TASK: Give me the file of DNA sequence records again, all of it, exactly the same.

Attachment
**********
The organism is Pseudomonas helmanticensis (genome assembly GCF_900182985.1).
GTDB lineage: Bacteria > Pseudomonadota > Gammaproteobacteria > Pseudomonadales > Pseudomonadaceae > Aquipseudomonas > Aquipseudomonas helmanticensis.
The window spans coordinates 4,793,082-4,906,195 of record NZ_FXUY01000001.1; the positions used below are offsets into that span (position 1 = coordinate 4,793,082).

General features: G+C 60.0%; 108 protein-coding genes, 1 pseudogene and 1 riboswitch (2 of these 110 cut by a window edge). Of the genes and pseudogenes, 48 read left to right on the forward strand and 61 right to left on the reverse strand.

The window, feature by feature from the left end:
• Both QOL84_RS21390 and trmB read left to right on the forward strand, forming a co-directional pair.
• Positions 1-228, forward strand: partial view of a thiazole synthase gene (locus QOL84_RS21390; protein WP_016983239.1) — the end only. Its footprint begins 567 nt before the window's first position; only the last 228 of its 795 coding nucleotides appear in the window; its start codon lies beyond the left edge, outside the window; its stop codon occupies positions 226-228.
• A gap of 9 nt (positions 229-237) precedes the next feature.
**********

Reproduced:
The organism is Pseudomonas helmanticensis (genome assembly GCF_900182985.1).
GTDB lineage: Bacteria > Pseudomonadota > Gammaproteobacteria > Pseudomonadales > Pseudomonadaceae > Aquipseudomonas > Aquipseudomonas helmanticensis.
The window spans coordinates 4,793,082-4,906,195 of record NZ_FXUY01000001.1; the positions used below are offsets into that span (position 1 = coordinate 4,793,082).

General features: G+C 60.0%; 108 protein-coding genes, 1 pseudogene and 1 riboswitch (2 of these 110 cut by a window edge). Of the genes and pseudogenes, 48 read left to right on the forward strand and 61 right to left on the reverse strand.

The window, feature by feature from the left end:
• Both QOL84_RS21390 and trmB read left to right on the forward strand, forming a co-directional pair.
• Positions 1-228, forward strand: partial view of a thiazole synthase gene (locus QOL84_RS21390; protein WP_016983239.1) — the end only. Its footprint begins 567 nt before the window's first position; only the last 228 of its 795 coding nucleotides appear in the window; its start codon lies beyond the left edge, outside the window; its stop codon occupies positions 226-228.
• A gap of 9 nt (positions 229-237) precedes the next feature.